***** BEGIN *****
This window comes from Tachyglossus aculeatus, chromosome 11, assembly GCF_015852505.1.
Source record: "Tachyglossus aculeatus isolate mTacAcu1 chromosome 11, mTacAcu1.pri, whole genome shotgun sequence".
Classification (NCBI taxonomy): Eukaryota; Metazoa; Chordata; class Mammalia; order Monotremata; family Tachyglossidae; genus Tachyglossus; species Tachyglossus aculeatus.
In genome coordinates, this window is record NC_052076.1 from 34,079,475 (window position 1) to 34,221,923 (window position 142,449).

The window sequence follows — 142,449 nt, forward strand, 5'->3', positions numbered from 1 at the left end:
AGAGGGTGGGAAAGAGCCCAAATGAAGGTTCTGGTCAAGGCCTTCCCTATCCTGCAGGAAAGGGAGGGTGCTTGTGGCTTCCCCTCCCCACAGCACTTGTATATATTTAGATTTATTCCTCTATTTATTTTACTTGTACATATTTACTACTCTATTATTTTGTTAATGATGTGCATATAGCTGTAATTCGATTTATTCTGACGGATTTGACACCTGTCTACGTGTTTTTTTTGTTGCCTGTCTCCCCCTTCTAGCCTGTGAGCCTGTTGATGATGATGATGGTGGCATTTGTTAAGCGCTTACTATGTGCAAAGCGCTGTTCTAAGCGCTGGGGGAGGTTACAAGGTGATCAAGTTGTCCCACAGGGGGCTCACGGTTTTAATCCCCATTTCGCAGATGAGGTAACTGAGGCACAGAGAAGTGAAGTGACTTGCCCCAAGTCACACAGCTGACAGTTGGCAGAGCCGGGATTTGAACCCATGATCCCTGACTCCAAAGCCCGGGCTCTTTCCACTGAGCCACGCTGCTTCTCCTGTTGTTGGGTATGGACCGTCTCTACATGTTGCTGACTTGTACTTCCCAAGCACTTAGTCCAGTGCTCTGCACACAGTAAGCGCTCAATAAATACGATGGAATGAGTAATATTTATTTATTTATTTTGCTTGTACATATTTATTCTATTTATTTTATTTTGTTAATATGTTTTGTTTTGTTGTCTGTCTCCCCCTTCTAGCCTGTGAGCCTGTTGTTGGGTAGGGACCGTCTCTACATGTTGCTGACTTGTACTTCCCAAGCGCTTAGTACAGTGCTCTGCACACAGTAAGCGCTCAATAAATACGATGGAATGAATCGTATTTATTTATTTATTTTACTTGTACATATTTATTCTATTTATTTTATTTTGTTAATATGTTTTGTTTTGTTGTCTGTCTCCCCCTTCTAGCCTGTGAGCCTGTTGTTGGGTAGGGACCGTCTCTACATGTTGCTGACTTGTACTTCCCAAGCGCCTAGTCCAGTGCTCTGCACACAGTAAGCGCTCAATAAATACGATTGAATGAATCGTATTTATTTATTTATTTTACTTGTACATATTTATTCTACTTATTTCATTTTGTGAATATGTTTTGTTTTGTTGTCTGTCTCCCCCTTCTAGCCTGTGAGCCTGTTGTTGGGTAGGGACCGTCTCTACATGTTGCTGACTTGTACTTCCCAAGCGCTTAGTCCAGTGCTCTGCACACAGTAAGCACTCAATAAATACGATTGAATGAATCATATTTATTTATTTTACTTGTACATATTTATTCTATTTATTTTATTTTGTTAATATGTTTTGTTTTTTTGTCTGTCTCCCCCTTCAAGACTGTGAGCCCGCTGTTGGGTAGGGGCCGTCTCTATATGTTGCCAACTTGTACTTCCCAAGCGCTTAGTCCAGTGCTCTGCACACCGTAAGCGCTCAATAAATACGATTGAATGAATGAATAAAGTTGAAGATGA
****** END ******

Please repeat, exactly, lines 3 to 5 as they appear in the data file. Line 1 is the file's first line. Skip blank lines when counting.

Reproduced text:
Classification (NCBI taxonomy): Eukaryota; Metazoa; Chordata; class Mammalia; order Monotremata; family Tachyglossidae; genus Tachyglossus; species Tachyglossus aculeatus.
In genome coordinates, this window is record NC_052076.1 from 34,079,475 (window position 1) to 34,221,923 (window position 142,449).

The window sequence follows — 142,449 nt, forward strand, 5'->3', positions numbered from 1 at the left end: